UCD sociologist Tom Inglis’ 1987 book on Irish Catholicism was called Moral Monopoly: The Catholic Church in Irish Society. The next edition of the book, published in 1998, had a different subtitle: Moral Monopoly: The Rise and Fall of the Catholic Church in Modern Ireland.
In remarks made on Tuesday to the Cambridge Group for Irish Studies in Magdalene College, Cambridge, the Archbishop of Dublin Diarmuid Martin starkly confirmed what Inglis meant when changed the subtitle of his book to reflect the ‘fall’ of the Catholic Church in Ireland. In a speech titled ‘Keeping the Show on the Road: Is this the Future of the Irish Catholic Church?’, Martin said that the Catholic Church in Ireland would:
“inevitably become more a minority culture. The challenge is to ensure that it is not an irrelevant minority culture”.
Martin’s remarks were wide ranging, and included recommendations such as ceasing Catholic patronage of the Republic of Ireland’s primary schools, encouraging young people in their faith, developing a genuinely intellectual Catholic culture, and engaging more deeply with the Bible.
The story of the fall from a culturally dominant institution to a minority culture might be considered for some a surprising, sad or a tragic one. Or for others, who felt abused, stifled or oppressed by Irish Catholicism, it might be considered a happy story.
But the story is more complex one. Secularisation has occurred in Ireland not because it is some inevitable sociological process related to modernisation and industrialisation, but also because the church itself fell away from its core mission.
Archbishop Martin admits this, relating this story about a conversation he had with Pope John Paul II:
…Pope John Paul II asked me “how is it that secularisation came to Ireland so quickly?” My answer to that question was quite simple: “Your Holiness is wrong”, though my Vatican training did not allow me to express myself quite in those exact words. The Pope was wrong. Secularisation, whatever that means exactly, had been on the Irish radar screen for many years. It was not all negative but it was not an overnight wonder. It was there, but not recognised. It was there but the answer of the Irish Church was for far too long to keep the same show on the road, not noticing that there were problems with the show and that the road was changing.
To put this more specifically, Martin is saying that the Irish Catholic Church achieved social and political power, but at a great cost. Its powerful position compromised its ability to proclaim the good news of the gospel in a way that was radical, meaningful and positively life-changing.
Martin goes on to say that reforms recommended after Vatican II could not do much to help the Irish church, because they were being imposed on structures that were faulty in too many ways. He says:
Not only was the Church culture of the time inadequate to face the challenge of change, but that culture was in itself something that made real and realistic change more difficult. … Changes were introduced. The presumption was that they were being introduced into a healthy structure. The emptiness and the faulty structure which was already undermining the tradition of Irish Catholicism may not have been addressed sufficiently at the time and may have undermined the long-term success of reform.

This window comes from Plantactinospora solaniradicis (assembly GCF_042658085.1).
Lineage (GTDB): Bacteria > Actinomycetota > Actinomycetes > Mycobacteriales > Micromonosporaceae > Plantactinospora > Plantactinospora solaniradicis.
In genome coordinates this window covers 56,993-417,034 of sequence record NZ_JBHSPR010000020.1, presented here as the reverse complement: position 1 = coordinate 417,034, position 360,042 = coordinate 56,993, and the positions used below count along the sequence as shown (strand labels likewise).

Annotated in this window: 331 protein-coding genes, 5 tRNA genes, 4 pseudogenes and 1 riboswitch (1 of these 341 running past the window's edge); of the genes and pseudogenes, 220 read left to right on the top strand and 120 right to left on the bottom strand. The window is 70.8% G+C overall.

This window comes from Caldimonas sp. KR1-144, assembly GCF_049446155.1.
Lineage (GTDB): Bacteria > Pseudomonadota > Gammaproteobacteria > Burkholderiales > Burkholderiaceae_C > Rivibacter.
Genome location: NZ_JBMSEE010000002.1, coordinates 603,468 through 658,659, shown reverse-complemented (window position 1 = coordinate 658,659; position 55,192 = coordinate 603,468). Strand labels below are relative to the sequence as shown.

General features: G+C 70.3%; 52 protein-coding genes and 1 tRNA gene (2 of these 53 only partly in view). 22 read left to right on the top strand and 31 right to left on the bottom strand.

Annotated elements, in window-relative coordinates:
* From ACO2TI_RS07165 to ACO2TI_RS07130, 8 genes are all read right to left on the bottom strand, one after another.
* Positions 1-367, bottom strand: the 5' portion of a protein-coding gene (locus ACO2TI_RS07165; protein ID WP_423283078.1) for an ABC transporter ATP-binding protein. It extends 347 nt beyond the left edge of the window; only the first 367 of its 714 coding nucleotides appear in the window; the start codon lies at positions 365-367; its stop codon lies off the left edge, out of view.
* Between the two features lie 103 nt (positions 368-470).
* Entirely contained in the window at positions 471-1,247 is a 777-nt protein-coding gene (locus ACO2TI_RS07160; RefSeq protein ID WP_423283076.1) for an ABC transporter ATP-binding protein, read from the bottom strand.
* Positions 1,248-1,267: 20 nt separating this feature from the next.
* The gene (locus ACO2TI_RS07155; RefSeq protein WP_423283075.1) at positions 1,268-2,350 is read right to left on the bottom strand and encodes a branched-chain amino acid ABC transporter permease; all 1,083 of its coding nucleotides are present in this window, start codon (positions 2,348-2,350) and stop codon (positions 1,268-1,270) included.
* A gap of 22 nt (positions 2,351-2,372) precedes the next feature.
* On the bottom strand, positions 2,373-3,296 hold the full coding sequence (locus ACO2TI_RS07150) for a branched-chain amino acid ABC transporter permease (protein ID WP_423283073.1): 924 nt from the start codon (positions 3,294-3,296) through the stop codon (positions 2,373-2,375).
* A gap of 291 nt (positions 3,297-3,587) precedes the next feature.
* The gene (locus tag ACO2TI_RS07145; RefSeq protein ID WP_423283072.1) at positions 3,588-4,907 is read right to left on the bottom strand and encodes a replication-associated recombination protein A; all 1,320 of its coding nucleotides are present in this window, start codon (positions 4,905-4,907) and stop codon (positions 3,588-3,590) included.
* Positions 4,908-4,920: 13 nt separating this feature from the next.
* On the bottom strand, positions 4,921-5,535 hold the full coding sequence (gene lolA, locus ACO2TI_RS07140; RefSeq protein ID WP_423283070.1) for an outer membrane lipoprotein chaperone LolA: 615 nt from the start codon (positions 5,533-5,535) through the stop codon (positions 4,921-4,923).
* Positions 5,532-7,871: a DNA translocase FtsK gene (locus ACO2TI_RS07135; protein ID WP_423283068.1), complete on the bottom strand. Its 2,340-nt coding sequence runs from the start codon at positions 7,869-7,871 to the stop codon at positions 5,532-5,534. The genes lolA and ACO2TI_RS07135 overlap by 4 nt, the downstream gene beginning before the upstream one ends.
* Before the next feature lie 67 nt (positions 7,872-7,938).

And Martin admits that the changes that are now required of the Irish Catholic Church are even more wide-ranging and complex, so much so that he feels inadequate for the task:
The change that has taken place in Irish culture requires radical change in the life of the Church of such an extent that in the face of it even experts in change management would feel daunted. Certainly I would have to say that despite all my efforts I am failing in my attempts to lead such change. Change management has to have the patience and the strategy to bring everyone along with it and that may not be my talent.
Martin’s diagnosis of the Irish Catholic Church’s critical state probably won’t surprise those who have watched that Irish Catholic Church’s fall from grace, especially as it has accelerated over the last year in the wake of the Murphy Report.
But Martin does offer some ways to renew the church. Briefly:
- Abandon the idea that the Catholic Church could or should return to a dominant cultural position. Martin thinks that this is good neither for the church, nor for society – the temptations for the church to abuse power, rather than to call those who abuse it to account, are too great.
- Seriously attempt to contribute to the healing of those who have been abused by the church. Martin’s participation in Sunday’s service of lament and repentance for clerical sex abuse is evidence that he himself is at least willing to try and do this.
- Encourage lay people to take on more active and meaningful roles in the life of the church.
- Make Christian discipleship less about ‘rules and regulations or about ethical standards against which we have to measure our own moral behaviour’ and more ‘about a God who is generous and whose followers should witness in their lives to the fact that being truly human has much more to do with giving and sharing and loving than with possession and power and dominance.’
- Prioritise ecumenical collaboration based on a careful examination of the Bible and introducing ‘people into a real relationship with Jesus and his life and teaching.’
If those changes happen, could Irish Catholicism become a ‘minority culture’ that is not only not ‘irrelevant,’ but that could actually make a valuable contribution to public life?
Gladys is a Research Fellow in the Senator George J Mitchell Institute for Global Peace, Security and Justice at Queen’s University Belfast. She also blogs on religion and politics at www.gladysganiel.com